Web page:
September 13, 2019
While you’ve probably heard that broccoli is good for your health since you were a kid, people don’t often talk about the reasons why. We’re here to explain, and hopefully get you excited about it: broccoli is one of the most nutritious vegetables you can find, which means you should seriously consider adding it to your weekly grocery list.
Part of what makes broccoli so healthy is that it’s a member of the Brassica family, commonly known as the cruciferous family. This family of vegetables include broccoli, brussels sprouts, kale, cabbage, cauliflower, collard greens, bok choy, kale, kohlrabi, radish, rutabaga, turnip and Chinese cabbage. They all contain a number of nutrients and phytochemicals with cancer chemopreventive properties, including sulforaphane, folate, fiber, carotenoids, chlorophyll and a variety of other antioxidants. We also love that broccoli is widely available, tasty and easy to prepare!
A key component of broccoli is a phytochemical known as sulforaphane. While it's present in all cruciferous vegetables, broccoli is particularly sulforaphane-rich. Studies have shown that sulforaphane supports multiple pathways that help to prevent cancer from forming, like encouraging mutating cells to self-destruct. In fact, broccoli and other cruciferous vegetables have been found to reduce the risk for several different kinds of cancer, including colorectal, lung, prostate and breast cancer. Broccoli sprouts are an even more concentrated source of these cancer-fighting compounds!
Broccoli contains antioxidants that can help protect cells and tissues from free radical damage. Broccoli is packed with vitamin C, flavonoids, carotenoids, zeaxanthin, beta-carotene and other disease-fighting antioxidants.
Based on early animal studies, a daily dose of broccoli may be able to prevent age-related cognitive decline. The NRF2 pathway is activated by sulforaphane. This pathway is involved in detoxifying carcinogens and managing inflammation — two of the most important factors for slowing the effects of aging!
The sulforaphane in broccoli may protect the inner lining of the stomach from H. pylori infections.
Broccoli contains valuable phytochemicals that support detoxification. Sulforaphane upregulates detoxification enzymes in the liver and revs up the genes that control detoxification pathways. This process, coupled with the high fiber content enables the body to eliminate toxic chemicals from the body more efficiently.
Pro Tip 1: Buying frozen organic broccoli is a great choice! It is cost-effective, you don’t have to worry about it going bad, it’s convenient to prepare, and it stacks up well nutritionally to fresh broccoli. Just make sure that you read the label to make sure they didn’t add unwanted flavor enhancers or chemical preservatives.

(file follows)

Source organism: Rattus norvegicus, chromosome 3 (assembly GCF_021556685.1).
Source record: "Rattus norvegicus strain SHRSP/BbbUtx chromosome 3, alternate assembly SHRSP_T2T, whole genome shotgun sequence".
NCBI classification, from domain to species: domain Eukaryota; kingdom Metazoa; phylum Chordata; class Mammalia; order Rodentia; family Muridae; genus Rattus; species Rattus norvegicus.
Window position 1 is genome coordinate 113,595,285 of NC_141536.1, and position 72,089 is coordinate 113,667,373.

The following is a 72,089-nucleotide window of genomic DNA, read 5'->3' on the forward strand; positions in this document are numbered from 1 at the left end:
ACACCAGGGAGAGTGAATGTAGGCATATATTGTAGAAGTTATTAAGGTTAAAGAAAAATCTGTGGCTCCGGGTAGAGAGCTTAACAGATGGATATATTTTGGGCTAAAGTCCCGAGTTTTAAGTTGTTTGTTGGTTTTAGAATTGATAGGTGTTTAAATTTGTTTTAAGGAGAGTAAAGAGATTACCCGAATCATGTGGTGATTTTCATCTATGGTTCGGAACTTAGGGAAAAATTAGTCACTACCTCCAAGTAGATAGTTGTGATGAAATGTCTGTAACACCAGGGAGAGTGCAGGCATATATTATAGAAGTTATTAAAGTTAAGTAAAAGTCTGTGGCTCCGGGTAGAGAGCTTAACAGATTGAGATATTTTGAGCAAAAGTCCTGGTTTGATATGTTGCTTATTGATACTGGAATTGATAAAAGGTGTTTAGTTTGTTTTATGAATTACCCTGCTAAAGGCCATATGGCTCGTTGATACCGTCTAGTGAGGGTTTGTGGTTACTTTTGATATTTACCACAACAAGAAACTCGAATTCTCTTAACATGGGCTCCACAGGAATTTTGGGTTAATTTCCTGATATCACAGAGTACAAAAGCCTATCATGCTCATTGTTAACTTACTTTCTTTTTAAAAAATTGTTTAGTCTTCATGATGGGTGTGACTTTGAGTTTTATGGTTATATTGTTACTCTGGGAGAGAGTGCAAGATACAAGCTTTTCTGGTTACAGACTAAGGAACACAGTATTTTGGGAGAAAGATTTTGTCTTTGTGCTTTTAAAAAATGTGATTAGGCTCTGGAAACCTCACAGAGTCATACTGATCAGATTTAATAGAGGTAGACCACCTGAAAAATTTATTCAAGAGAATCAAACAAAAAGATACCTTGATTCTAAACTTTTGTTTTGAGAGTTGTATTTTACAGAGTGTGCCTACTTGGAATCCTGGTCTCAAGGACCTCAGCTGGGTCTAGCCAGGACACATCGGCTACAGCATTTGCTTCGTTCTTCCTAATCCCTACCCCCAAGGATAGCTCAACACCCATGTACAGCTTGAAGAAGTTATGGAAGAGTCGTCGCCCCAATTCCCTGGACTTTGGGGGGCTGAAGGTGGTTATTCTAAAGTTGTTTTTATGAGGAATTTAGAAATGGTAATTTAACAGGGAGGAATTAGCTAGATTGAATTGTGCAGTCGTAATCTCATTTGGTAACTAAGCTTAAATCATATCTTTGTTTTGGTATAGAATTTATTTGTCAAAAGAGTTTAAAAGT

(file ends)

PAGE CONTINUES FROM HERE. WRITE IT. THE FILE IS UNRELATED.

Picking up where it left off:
Pro Tip 2: If you find that broccoli and other cruciferous vegetables make you feel bloated and gassy, try taking a digestive enzyme, like Benezyme. If you still have difficulty tolerating broccoli and other cruciferous vegetables, stay tuned for our upcoming blog about "sulfur intolerance." Or come see one of our practitioners to help you identify and address any digestive imbalances or food intolerances you may have.
If broccoli is already on your weekly grocery list, but you’re growing bored of eating it the same way, switch it up by preparing it differently. The possibilities are endless: riced broccoli in a stir fry, roasting broccoli florets, pureeing it in a soup or adding it to a smoothie!
We would love to see how you are incorporating more broccoli into your diet. Tag us @morrisonhealth on Instagram and show us what’s cooking!
This guide was written by Dr. Morrison and the health and nutrition experts at The Morrison Center. Our team is dedicated to helping you achieve optimal health through the treatment and prevention of disease.
Dr. Jeffrey Morrison is an award-winning medical doctor, a leader in the field of Integrative Medicine, and champion of a nutritional approach to healthcare
Robin is a registered dietitian nutritionist specializing in Integrative Medicine, Functional Medicine and holistic healing modalities. She helps her clients address complicated conditions and return to wellness.
Stephanie is a Holistic Nutrition Consultant and Emotional Freedom Technique practitioner with a passion for helping her clients fulfill their potential through both emotional and physical optimization.
We hear it all the time at The Morrison Center: “I don’t understand — I eat tons of veggies but I’m still constipated!” We want you all to have bowel movements of champions, so here’s an often-overlooked tip: consider a fiber supplement.